There is some division over a $6.5 billion takeover offer for logistics giant Toll.

Toll bosses are celebrating the influx of money and chance to expand into Asia, following the big bid by Japanese state-owned transport group Japan Post.

But the Transport Workers Union wants an urgent meeting to discuss the implications of the deal for Toll's 40,000 workers, and to be assured that Australian jobs are safe.

The board at Toll Holdings' has recommended investors accept Japan Post’s cash takeover of about $9.04 per share, which would value Australia's largest logistics company at $6.5 billion.

The deal is especially lucrative for former Toll boss Paul Little, who stands to make some $340 million if the deal goes through.

Mr Little - chairman of the AFL football club Essendon - ran the company for 25 years and retains a 5.2 per cent slice of Toll.

“It's a positive and exciting opportunity for Toll,” Mr Little told Fairfax Media.

“Japan Post are a very large, very strong, very reputable group that are about to be IPO-ed in their own right.”

Japan post - which deals in postal, banking and insurance services - generates $8.8 billion in annual revenues. It says it wants to use Toll as a “platform for cultivating global business”, in an effort to expand away from its shrinking domestic market.

Under the terms of the deal, Toll management will remain in place, and chief executive Brian Kruger would report to Japan Post CEO Toru Takahashi.

The Transport Workers Union says it wants similar assurances for workers down the chain.

“We do note that the move will allow Toll management to keep their jobs,” the union said.

However, “nowhere in the statement from Toll Holdings is there any mention of what the takeover would mean for workers”.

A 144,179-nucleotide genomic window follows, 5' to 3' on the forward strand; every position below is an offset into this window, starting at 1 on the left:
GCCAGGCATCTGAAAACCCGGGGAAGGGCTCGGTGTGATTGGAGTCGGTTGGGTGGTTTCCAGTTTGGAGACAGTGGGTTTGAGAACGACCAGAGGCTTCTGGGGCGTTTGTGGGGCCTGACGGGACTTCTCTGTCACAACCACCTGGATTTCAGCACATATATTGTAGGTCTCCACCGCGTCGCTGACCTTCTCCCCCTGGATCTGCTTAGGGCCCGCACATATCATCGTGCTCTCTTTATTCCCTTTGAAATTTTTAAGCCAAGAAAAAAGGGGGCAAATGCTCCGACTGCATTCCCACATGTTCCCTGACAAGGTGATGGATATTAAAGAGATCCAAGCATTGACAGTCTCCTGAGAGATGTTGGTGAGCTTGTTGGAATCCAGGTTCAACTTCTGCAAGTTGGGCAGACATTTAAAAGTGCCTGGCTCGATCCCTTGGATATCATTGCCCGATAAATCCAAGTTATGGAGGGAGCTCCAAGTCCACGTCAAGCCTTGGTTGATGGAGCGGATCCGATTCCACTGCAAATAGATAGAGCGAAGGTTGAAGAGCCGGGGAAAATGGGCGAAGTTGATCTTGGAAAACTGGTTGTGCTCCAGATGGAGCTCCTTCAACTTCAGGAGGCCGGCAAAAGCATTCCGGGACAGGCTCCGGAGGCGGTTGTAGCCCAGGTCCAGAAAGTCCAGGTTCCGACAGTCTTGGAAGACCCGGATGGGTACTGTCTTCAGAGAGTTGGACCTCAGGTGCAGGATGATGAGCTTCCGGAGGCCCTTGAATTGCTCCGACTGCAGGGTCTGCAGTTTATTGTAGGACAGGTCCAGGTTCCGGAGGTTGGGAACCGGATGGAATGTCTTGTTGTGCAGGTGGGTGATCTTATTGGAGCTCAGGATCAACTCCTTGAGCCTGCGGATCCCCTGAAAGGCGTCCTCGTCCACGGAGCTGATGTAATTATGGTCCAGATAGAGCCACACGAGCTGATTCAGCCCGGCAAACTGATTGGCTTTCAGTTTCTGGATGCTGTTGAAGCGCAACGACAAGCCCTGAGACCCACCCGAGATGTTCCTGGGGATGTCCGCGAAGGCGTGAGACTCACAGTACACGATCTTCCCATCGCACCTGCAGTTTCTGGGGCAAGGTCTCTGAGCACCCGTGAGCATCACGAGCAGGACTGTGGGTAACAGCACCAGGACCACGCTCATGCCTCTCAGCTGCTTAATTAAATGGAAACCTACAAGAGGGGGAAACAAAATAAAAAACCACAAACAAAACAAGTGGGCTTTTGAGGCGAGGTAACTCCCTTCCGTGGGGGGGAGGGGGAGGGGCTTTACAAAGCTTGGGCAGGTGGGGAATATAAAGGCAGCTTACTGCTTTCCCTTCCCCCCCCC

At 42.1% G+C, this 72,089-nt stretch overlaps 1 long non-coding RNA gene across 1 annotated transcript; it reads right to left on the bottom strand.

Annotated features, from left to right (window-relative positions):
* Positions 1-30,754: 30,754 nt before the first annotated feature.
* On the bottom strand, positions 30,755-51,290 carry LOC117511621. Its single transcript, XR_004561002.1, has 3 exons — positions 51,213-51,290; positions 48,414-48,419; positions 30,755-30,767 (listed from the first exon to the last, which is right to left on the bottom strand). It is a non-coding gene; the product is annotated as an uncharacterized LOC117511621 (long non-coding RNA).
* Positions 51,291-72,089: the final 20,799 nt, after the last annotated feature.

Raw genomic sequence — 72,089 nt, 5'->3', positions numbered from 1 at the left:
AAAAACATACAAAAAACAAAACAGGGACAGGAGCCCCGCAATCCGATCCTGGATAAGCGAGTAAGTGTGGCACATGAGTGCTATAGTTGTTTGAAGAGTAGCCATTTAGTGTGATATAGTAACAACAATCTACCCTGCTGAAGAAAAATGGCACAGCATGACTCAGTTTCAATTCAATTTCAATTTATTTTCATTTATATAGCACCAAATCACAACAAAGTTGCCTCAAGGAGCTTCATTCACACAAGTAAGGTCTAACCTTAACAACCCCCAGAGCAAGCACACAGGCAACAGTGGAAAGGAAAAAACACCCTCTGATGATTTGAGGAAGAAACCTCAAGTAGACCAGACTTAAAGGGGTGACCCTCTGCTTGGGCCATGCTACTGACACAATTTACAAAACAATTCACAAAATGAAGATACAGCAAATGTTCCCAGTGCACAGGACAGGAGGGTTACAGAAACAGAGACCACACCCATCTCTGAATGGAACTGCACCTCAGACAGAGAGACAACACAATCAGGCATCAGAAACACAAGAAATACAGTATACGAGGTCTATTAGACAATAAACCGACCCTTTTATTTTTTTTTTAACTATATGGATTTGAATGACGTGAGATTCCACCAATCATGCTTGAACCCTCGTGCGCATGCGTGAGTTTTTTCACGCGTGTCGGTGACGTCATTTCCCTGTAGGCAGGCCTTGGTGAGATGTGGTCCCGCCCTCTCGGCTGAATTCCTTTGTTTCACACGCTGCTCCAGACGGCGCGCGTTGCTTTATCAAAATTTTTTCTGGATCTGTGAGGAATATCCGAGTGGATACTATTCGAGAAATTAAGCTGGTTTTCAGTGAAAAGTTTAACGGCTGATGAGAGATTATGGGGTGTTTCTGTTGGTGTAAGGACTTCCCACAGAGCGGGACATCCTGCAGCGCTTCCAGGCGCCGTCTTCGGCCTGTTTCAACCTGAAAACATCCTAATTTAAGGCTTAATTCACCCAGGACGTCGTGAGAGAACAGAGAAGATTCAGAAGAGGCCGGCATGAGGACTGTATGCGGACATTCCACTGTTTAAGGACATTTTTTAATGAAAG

“Toll Management has given us a verbal agreement on job assurances, but formal meetings need to be held with workplace representatives over the coming weeks to cement job security and discuss the issues important to our members,” TWU New South Wales secretary Michael Aird wrote in a letter to union members.

Japan Post CEO Toru Takahashi said at a press conference this week that the company intended to keep all existing Toll workers.

In fact there could be more local work after the deal, with Japan Post’s advanced technology and transport management systems expected to help Toll compete with market leader Australia Post.

A shareholder meeting to vote on the offer has been planned in May, with Toll's board unanimously recommending investors accept the offer.

The deal will also require the approval of Australia's Foreign Investment Review Board.

UBS economic analyst Simon Mitchell says there may be backlash against the Japanese state-owned enterprise’s entry to the Australian freight market.

“Australia Post and TNT are also likely to be unimpressed by an SOE entering the Australian express freight market, which is already facing overcapacity and a number of structural issues,’’ Mitchell told clients, adding that the deal could be tricky in regard to Toll’s large contract with the Singapore Ministry of Defence.

Trade Minister Andrew Robb has said he believes the deal is in the national interest.